• Léon Arthur Beckx

The Art of Peace by a provocateur extraordinaire

Updated: Mar 10, 2020

A reflection of the first module of the workshop AIKI-Based Body Awareness Training for trauma work & peacemaking by Paul Linden.

Body Riddles

Paul Linden grabs me by the arms as he says: “don’t let me pull you”. It is Wednesday night and I just arrived in the dojo on Silver Drive in Columbus, Ohio, after a long flight from Amsterdam. The dojo will be my home for the next six days when the workshop ‘AIKI-Based Body Awareness Training for trauma work & peacemaking’ starts. My first reaction to Paul’s tug is to resist and tense my muscles. Paul relaxes his grip and repeats the instruction. The third time around I get it. I move with the pull, joining in the motion and thereby negating the pull. Paul explains that this is the essence of Aikido. My jet-lagged body is still a bit puzzled. As a dancer I know how to join another mover and sense the emerging dance. At the same time, years of competitive judo have taught me to oppose, even though that opposition might be disguised as an agreement. My first Aikido encounter evokes both the judoka and dancer and they seem to be at odds with each other.

When the workshop kicks off the following day, Paul riddles our bodies with more assignments that seem self-contradictory, like saying “thank you” while blocking a punch. To my mind it makes no sense. Yet, in practice there is more ease and flow as I block. Paul’s premise is that a soft, sensitive and open-hearted body responds far better to challenges then a tense and rigid body. We test this idea in several movement experiments and experience the power of what Paul calls a smiling heart. The impulse to oppose, though, proves hard to overcome. Paul talks about re-patterning the mind-body. By their very nature patterns are automatic and unconscious. Disrupting patterns brings them to the fore. Paul’s body riddles certainly unsettle some of my long held beliefs about strength and weakness. Moreover, they offer me glimpses of a way of harmony.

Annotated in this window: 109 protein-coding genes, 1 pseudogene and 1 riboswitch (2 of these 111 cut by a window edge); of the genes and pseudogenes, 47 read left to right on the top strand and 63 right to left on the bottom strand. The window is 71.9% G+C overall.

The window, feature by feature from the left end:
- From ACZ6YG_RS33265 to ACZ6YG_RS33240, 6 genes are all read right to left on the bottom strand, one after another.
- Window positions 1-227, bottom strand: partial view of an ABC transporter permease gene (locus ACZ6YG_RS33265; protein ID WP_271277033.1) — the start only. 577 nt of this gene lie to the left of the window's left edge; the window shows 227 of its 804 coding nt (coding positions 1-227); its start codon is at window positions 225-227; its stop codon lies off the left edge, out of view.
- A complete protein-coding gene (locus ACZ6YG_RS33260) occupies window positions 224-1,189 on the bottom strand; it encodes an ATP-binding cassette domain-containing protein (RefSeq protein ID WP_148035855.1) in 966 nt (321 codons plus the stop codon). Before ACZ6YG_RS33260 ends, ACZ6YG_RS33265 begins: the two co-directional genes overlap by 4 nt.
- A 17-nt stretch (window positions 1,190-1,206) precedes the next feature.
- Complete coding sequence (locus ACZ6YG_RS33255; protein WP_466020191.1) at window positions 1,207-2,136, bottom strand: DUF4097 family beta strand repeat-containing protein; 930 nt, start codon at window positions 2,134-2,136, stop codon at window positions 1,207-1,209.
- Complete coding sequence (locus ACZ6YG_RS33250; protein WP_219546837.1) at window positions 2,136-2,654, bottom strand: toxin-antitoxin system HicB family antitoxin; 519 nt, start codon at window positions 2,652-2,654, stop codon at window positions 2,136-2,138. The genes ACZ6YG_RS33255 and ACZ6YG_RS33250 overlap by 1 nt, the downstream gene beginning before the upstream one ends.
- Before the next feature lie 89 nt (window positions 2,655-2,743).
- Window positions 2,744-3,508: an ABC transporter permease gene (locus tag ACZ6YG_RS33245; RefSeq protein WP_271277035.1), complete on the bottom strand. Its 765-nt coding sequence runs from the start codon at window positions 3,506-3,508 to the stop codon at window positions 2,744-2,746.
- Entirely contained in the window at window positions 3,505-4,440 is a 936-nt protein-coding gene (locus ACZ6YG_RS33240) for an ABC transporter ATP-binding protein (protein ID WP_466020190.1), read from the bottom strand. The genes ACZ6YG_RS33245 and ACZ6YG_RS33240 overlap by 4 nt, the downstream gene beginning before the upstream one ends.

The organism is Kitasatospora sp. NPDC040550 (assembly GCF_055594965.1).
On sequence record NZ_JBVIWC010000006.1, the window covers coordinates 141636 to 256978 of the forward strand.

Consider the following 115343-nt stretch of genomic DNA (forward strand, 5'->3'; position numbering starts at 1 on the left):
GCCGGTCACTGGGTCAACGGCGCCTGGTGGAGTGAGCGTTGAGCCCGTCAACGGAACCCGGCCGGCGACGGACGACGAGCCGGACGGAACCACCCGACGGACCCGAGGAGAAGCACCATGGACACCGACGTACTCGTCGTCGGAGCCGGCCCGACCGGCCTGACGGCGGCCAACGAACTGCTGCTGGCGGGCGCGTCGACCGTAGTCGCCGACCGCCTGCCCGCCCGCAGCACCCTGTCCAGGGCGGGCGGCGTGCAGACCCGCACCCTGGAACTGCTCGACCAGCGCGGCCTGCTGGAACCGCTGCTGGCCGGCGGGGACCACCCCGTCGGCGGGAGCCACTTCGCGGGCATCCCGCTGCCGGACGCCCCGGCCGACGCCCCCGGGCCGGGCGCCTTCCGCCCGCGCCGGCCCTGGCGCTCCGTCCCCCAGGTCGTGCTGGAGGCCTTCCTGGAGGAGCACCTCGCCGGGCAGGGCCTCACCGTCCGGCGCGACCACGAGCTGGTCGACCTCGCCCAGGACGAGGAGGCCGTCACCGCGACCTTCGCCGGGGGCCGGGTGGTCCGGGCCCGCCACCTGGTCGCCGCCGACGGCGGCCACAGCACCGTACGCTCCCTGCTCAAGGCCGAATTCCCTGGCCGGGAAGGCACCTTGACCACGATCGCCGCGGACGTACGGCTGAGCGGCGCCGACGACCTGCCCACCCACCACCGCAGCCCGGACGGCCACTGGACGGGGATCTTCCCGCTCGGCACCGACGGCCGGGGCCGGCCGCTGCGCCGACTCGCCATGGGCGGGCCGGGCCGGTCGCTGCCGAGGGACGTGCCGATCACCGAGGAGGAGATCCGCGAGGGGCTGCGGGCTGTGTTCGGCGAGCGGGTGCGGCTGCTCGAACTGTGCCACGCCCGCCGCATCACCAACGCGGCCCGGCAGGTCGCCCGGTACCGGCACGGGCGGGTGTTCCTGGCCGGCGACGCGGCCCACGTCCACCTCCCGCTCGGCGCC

​The dojo Paul co-founded in 1982, is located in a warehouse in a nondescript business area. The interior is both cozy and functional, in an unpolished way. When I enter the dojo that first night, Paul greets me in his Aikido uniform or Gi, held together by a worn down black belt. Later that week, Paul shares that becoming a sensei is quite surprising in hindsight. He describes himself as a bookworm to whom sports made no sense. Still, as a young student he was captivated when his professor showed him a video of Morihei Ueshiba, the founder of Aikido. Despite being an anti-war activist, he began studying this art of combat with great passion. Not that he had any talent for the martial art, in contrast, his lack of innate understanding made him break down Aikido in an almost scientific way. He worked arduously at testing his bodily hypotheses, gaining understanding in what others seem to do naturally. Many years later, this in-depth knowledge enabled him to reconfigure intuitive Aikido concepts into simple exercises that nonetheless profoundly puzzle the body.

The Love-Power Equation

“You can only really love someone, when you are also able to kill them.” Paul is a provocateur extraordinaire and this surely sounds like blasphemy in the worlds of trauma work and peacemaking. Paul is poking here at the general belief that love and power are mutually exclusive. Is he wrong to do this? It seems common knowledge that power corrupts and that abuse of power can inflict trauma. Furthermore, how can he speak about killing when nonviolence is the obvious way to peace? If it were a discussion, it would probably end soon, but it is not…